ATTORNEY GENERAL MUKASEY: I would say not yet.
QUESTION: Not directly in your office, near your office, in the vicinity, because we have seen members of the transition team wandering around the building.
ATTORNEY GENERAL MUKASEY: They have space. My understanding is that a large amount of space was made available for them outside the building for the entire transition team, not just the transition team of the Justice Department, and that was done because movement of one of the units within this department was delayed so that they could have that large space. But I believe they have space in the building as well.
QUESTION: There is still some outstanding issues, Blackwater for example. Do you anticipate any indictment, prosecution, before you are to go on your merry way?
ATTORNEY GENERAL MUKASEY: I can't comment on that.
QUESTION: In that category two months ago you named Nora Dennehy to follow up on the Inspector General's -- Has she now come to you with her status report and does her mandate remain that she can work for as long as possible in looking to the firings?
ATTORNEY GENERAL MUKASEY: Not yet, and so far as I know, yes.
QUESTION: Judge, on that line, your predecessor has been disclosed -- has several private attorneys whose fees have been paid for by the Justice Department, and as you know, some of the folks on Capital Hill who do oversight aren't very happy. My question is about that. How do you justify or explain paying those legal fess?
ATTORNEY GENERAL MUKASEY: There are so far as I know regulations to deal with the payment of outside lawyers in situations where people get sued after they have left the government, and so far as I know, those regulations were followed. There is a form contract that was entered into with those lawyers. And that is the explanation.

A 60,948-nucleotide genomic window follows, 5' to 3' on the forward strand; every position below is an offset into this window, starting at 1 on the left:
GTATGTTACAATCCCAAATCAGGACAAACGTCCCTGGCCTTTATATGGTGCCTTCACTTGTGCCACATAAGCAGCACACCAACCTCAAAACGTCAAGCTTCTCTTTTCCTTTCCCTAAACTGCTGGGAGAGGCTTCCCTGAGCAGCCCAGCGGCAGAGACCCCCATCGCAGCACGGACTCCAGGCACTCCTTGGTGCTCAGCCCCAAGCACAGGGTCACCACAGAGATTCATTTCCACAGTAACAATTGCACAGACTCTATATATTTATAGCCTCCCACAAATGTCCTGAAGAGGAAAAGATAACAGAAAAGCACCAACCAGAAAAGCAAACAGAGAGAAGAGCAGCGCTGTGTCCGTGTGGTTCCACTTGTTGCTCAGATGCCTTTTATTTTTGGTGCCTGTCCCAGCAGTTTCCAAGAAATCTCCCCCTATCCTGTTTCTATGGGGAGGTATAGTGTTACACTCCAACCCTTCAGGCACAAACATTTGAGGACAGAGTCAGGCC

QUESTION: So that is appropriate?
ATTORNEY GENERAL MUKASEY: The regulations were in place for a reason and they applied to this case.
QUESTION: Back on Guantanamo for a moment. You mentioned that you think Congress ought to pass some legislation to clarify the habeas procedures and be able to safeguard classified information. Is that all you think Congress needs to do to further the closing of Guantanamo, or have you thought about other things that Congress could helpfully do to make this process better?
ATTORNEY GENERAL MUKASEY: Back in July I gave a speech after Boumediene suggesting various steps that Congress could take. Regrettably, I haven't memorized that speech. I still think that I have all of the steps referred to in that speech could well be taken and would be helpful.
QUESTION: But nothing has come up since then that you think would be another thing you would add to the list?
ATTORNEY GENERAL MUKASEY: It was a pretty comprehensive list.
QUESTION: Okay. Have you seen anyone in Congress move in that direction? Are you taking note from what they are doing or will do?
ATTORNEY GENERAL MUKASEY: There was a bill introduced, I believe by Senators McConnell* and Lieberman, after I gave the speech. I don't know whether any action has been taken with respect to it.
QUESTION: General, when the Inspector General's report came out about the firings, you had a pretty forceful written statement that was released that talked about performances in the department in general in relation to that. How do you feel that your predecessor performed during that process?
ATTORNEY GENERAL MUKASEY: That report says what it says and I made the statements that I made. I am not going to sit here, as I have said in other settings, and penalize my predecessor.